FCC Acts to Offer Choice on Distance Calls
The Federal Communications Commission Friday ordered local telephone companies to assign some AT&T; customers to other companies if the customers do not designate a long-distance carrier.
The FCC allocation directive is part of an order to the local companies to send ballots giving customers at least 50 days to select a long-distance company.
FCC Commissioner Mimi Weyforth Dawson said, “We are here to urge choice, and allocation is a part of that.”
New equipment is being installed to route calls to all long-distance systems with the same dialing ease now available only to American Telephone & Telegraph Co. subscribers and without the need for the customer to dial a lengthy code. Customers may pick the company they believe will give them the best long-distance service.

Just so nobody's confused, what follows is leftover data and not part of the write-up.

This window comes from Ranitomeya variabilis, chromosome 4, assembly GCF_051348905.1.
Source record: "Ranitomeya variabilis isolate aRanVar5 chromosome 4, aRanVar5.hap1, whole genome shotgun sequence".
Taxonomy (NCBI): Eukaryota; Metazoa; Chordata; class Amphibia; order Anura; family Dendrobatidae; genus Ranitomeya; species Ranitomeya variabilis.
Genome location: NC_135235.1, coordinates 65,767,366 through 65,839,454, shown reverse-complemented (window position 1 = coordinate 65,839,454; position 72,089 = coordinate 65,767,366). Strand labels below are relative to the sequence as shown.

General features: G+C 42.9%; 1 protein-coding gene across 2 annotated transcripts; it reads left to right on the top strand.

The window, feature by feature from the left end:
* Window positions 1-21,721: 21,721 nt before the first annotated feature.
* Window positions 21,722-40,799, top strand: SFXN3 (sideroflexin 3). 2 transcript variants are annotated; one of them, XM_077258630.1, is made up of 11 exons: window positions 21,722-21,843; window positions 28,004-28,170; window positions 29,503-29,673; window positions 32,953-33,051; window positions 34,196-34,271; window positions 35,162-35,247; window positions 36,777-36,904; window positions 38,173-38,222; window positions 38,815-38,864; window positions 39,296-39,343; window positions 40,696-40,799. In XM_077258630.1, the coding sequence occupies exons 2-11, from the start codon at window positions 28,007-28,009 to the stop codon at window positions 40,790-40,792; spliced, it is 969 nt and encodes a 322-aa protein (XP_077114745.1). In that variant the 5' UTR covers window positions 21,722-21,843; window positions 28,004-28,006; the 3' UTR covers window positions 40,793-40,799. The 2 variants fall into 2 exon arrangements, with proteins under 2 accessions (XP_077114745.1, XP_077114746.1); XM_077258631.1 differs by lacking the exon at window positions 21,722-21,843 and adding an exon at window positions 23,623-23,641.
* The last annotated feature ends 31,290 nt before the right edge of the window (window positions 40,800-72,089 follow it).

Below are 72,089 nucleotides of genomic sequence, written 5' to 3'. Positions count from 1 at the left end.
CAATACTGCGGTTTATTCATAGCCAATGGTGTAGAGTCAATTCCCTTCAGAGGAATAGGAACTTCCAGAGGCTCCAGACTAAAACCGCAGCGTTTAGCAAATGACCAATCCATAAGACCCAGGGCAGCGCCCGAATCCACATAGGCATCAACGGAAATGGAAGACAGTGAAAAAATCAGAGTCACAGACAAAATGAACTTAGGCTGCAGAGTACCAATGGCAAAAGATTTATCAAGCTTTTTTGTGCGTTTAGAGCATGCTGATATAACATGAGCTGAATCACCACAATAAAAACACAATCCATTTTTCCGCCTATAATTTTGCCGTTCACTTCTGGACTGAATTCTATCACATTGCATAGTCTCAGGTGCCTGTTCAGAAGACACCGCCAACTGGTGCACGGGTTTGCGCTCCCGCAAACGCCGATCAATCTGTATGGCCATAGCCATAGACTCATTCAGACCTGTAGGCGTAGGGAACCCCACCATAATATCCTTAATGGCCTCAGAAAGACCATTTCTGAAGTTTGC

Although delivery and installation of the equipment has been slow, the FCC was disappointed with the initial results because most local telephone companies decided to assign to AT&T; those customers who did not make a choice.
AT&T;'s competitors complained that decision gave AT&T; an unfair advantage.
AT&T; has countered that the customers are making a choice to stay with AT&T.;
There will be a major push this summer to install the equipment. Therefore, AT&T; competitors have been pushing hard to get the system changed before huge blocks of customers are converted to the “equal access” system that allows long-distance dialing through all telephone companies with a simple “1,” the area code and phone number.
These companies preferred the balloting and allocation system used by Northwestern Bell, which randomly distributes customers who do not return a ballot among the competing companies--including AT&T--in; the same proportion as those who did choose.
AT&T; has claimed all along that most customers who went to AT&T; by default knew they would be assigned to AT&T; unless they connected to another company.